Almost two years ago, the commissioners signed a 30-year lease with the company, Northwest Innovation Works, with little public input. But lately there’s been so much public outcry that the company paused the environmental review process and is now seeking an extension to the feasibility phase of the lease. 

Port of Tacoma

Northwest Innovation Works, the Chinese-backed company seeking to build one of the world’s largest methanol plants in Tacoma, says it wants to address community concerns, but at a panel discussion sponsored by the City Club of Tacoma, many people expressed frustration that they haven’t been able to get answers. 

Ashley Gross / KNKX

In Tacoma, a Chinese-backed company has been seeking to build one of the world’s largest plants to convert natural gas to methanol, which would then be shipped to China to be used in making plastics.

After an intense public outcry, the company recently said it will pause the environmental review process, saying it has been “surprised by the tone and substance of the vocal opposition that has emerged in Tacoma.”

Ashley Gross / KPLU

The city of Tacoma’s first public meeting about plans for the world’s largest methanol plant drew a much bigger crowd than expected. 

One fire marshal estimated that a thousand people showed up. Some couldn’t get into the main room or an overflow room because those were already full.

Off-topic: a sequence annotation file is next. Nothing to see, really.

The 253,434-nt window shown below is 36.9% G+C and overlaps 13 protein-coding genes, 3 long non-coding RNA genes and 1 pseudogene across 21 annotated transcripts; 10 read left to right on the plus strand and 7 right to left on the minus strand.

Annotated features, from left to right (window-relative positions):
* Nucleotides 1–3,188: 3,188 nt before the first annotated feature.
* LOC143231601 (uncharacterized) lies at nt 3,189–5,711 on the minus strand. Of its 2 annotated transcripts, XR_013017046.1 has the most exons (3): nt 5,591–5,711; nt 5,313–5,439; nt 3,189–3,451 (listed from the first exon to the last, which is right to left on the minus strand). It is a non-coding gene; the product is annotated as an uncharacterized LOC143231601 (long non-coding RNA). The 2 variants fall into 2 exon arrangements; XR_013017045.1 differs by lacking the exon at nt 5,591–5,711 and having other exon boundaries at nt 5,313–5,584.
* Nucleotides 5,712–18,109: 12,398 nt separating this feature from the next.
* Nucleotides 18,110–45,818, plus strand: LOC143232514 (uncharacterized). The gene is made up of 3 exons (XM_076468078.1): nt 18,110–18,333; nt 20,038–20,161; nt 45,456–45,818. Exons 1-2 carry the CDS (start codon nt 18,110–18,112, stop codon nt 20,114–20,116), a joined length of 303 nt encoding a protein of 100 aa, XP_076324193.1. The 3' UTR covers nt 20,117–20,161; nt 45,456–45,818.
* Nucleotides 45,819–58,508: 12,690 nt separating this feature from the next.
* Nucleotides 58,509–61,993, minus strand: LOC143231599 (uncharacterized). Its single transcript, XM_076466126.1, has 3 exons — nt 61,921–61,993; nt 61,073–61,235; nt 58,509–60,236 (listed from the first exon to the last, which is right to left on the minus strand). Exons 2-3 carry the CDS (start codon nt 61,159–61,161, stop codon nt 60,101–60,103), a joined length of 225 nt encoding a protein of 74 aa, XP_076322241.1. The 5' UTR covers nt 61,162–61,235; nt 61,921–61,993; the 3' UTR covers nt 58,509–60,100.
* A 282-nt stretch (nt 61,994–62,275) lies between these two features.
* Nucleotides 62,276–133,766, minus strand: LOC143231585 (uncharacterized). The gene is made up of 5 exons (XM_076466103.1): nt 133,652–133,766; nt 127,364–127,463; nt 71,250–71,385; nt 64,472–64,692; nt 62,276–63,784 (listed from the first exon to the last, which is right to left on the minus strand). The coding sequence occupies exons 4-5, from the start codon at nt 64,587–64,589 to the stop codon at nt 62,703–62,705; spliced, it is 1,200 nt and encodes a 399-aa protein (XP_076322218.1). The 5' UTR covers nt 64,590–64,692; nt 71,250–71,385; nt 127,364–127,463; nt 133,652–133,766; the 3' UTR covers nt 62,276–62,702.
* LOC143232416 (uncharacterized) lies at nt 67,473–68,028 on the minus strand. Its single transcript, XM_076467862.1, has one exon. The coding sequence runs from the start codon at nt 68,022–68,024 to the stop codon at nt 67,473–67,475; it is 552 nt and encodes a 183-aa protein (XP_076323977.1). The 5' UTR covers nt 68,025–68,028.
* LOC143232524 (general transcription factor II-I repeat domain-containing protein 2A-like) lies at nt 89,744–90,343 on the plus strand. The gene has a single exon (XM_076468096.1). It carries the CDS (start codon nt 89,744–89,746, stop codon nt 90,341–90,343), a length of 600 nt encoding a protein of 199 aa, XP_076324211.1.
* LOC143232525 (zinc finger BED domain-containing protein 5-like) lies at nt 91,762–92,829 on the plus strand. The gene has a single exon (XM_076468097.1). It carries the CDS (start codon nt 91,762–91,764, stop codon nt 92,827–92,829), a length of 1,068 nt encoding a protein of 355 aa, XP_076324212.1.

Port of Tacoma

A Chinese-backed group wants to build what they say would be the world’s biggest methanol plant at the Port of Tacoma, raising lots of concerns among nearby residents, who will have a chance to weigh in on the project at a scoping meeting this Thursday. 

Puget Sound Energy

Plans for a liquefied natural gas facility at the Port of Tacoma are one step closer to reality, after the Tacoma City Council passed a resolution to move ahead on an agreement with the port about the project.

Puget Sound Energy says it needs a place to store natural gas and the way to do that is to chill it to a liquid form. So the company wants to spend $275 million to build the plant which would convert the gas to a liquid and then keep it on port property in a 140-foot-tall storage tank.

Northwest farmers are watching several bills closely in Congress that would try to keep trade moving through ports in the event of a labor dispute.